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Shared decision making is key when assessing alcohol use with transgender and gender diverse patients

BOSTON, December 2, 2020—An article published in LGBT Health outlines the limitations of current alcohol use screening tools and guidelines for use with transgender and gender diverse patients and counsels shared decision making between clinicians and patients when assessing alcohol use. The paper is the latest in a series of articles and commentaries by researchers and scientists affiliated with The Fenway Institute offering clinical guidance for the care of transgender and gender diverse patients.

“Current guidance around the use of alcohol is based on assumptions of cisgender and binary gender identities, and screening guidelines of what constitutes heavy drinking do not take transgender and gender-diverse people into account,” said senior author Alex Keuroghlian, MD, MPH, Director of Education and Training Programs at The Fenway Institute. “Gendered social drinking patterns are poorly understood in transgender and gender diverse communities and we also lack information on the ways in which gender affirming medical care such as hormone therapy may influence the metabolism of alcohol.”

The current definition of moderate drinking is one alcoholic beverage per day for women and up to two per day for men. The paper notes that it’s not clear if these recommendations are based on natal sex-based physiology or current sex-based physiology, which may vary for transgender and gender diverse people who’ve accessed gender-affirming medical or surgical care.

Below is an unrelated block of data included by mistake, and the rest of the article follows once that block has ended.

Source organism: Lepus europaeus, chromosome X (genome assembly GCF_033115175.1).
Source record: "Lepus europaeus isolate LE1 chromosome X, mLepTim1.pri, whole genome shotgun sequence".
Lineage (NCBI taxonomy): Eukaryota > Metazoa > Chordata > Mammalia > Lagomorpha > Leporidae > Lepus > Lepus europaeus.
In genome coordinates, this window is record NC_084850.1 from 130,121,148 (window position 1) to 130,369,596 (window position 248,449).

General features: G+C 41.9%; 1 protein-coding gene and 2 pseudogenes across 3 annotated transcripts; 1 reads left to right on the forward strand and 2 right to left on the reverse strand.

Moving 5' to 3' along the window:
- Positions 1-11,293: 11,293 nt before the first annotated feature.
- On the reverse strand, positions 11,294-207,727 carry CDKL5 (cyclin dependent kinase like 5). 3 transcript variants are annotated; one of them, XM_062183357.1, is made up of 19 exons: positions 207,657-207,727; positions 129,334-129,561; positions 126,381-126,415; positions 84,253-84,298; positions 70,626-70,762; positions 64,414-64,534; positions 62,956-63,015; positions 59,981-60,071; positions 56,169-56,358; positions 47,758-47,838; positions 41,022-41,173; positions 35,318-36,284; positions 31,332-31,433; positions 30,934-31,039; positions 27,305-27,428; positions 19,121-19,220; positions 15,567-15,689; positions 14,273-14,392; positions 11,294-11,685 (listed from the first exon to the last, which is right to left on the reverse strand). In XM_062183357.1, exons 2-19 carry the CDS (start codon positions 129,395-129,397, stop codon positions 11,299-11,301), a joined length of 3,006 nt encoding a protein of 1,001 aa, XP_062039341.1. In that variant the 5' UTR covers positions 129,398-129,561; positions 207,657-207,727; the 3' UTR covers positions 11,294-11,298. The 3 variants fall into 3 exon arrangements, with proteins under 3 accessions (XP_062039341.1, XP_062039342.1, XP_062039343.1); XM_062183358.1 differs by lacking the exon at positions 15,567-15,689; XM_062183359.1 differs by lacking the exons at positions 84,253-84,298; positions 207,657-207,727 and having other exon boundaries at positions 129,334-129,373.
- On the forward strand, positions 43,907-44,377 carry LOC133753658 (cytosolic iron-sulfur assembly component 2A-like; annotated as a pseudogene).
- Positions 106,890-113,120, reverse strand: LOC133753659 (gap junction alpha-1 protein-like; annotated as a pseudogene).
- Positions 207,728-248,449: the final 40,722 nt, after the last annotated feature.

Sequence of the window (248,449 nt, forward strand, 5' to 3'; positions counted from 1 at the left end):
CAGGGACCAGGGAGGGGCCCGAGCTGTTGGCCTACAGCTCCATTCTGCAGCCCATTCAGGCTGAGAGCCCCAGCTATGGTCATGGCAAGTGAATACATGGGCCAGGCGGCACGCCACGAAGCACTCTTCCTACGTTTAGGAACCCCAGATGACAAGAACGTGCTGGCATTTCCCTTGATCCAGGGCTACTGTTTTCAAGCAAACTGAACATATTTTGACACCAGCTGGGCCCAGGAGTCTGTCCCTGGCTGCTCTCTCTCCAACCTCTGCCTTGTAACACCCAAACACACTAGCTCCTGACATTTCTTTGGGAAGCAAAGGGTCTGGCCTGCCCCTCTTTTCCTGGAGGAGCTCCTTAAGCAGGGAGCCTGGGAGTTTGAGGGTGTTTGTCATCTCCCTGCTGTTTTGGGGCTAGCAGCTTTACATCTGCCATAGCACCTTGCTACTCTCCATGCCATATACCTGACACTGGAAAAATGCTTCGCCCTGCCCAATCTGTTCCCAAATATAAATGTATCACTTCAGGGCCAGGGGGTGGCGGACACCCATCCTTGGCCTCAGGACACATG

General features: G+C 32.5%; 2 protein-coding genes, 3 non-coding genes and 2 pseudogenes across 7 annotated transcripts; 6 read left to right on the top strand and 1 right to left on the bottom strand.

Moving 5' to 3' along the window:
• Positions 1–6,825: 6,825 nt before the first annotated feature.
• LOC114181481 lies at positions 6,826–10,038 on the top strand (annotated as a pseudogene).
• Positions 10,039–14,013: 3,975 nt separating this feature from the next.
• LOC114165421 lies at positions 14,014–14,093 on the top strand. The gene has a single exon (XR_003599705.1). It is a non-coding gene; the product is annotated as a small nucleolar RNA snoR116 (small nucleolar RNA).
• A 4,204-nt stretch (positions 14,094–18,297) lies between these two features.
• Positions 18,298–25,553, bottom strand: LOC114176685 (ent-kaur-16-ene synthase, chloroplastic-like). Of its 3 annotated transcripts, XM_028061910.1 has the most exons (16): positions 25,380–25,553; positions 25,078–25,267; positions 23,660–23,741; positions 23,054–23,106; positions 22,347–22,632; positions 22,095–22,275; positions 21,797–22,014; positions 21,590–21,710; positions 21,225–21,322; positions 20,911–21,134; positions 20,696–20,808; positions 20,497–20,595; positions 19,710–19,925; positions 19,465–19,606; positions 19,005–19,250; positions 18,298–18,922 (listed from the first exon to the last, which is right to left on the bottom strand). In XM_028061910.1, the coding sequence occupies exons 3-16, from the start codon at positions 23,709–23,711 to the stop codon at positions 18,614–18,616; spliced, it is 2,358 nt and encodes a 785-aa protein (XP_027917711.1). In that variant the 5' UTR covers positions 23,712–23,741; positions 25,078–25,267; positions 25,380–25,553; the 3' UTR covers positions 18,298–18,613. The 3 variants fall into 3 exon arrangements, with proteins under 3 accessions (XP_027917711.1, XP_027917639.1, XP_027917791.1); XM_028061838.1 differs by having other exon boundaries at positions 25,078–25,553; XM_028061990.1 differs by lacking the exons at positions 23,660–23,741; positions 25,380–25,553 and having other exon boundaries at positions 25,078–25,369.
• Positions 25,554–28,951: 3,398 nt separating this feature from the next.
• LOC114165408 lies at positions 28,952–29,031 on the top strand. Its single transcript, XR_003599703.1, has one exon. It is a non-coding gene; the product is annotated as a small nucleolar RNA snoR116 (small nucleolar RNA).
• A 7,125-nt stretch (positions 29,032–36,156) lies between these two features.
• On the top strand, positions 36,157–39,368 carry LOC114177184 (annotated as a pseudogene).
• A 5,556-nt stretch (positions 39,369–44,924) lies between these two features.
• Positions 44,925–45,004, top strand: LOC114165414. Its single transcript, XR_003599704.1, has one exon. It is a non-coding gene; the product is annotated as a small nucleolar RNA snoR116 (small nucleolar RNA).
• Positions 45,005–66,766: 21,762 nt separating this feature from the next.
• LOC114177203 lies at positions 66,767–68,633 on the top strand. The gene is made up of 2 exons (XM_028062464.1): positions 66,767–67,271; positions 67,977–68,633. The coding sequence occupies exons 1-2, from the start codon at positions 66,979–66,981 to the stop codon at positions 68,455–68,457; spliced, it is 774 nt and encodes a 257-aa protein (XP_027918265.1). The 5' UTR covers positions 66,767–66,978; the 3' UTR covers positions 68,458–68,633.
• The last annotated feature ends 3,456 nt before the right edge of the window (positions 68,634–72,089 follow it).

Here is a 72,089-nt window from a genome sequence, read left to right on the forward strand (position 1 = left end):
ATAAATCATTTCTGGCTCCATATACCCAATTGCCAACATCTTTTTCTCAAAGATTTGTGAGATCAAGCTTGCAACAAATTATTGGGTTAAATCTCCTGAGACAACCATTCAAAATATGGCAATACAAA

The paper also notes that the limited research done to date on alcohol use among transgender and gender diverse people shows that they have different alcohol-related risks than their cisgender counterparts. But many questions remain.

A 2015 study found that transgender people had more frequent heavy drinking episodes compared with cisgender men and women. But a 2020 study found that nonbinary/genderqueer adolescents assigned male sex at birth had lower odds of recent alcohol use then their cisgender peers.

There are also insufficient data to inform alcohol-related clinical counseling for transgender and gender diverse patients. Although there is evidence suggesting that transgender and gender diverse people are more likely to want assistance and support in reducing substance use than their cisgender counterparts, very little is known about inequities they may face in accessing such care.

“One approach for clinicians is to simply discuss what the current guidelines are, acknowledge their limitations, and to collaboratively decide on personal parameters for the patient to follow,” Keuroghlian said. “Clinicians have an obligation to combine a critical appraisal of existing literature and their own knowledge and understanding of gender diversity with a patient’s self-reporting of their behavior to offer care that promotes healthy alcohol-related behaviors.”

The paper, titled, “Screening, Counseling, and Shared Decision Making for Alcohol Use with Transgender and Gender-Diverse Populations,” was published online by LGBT Health and is available here.


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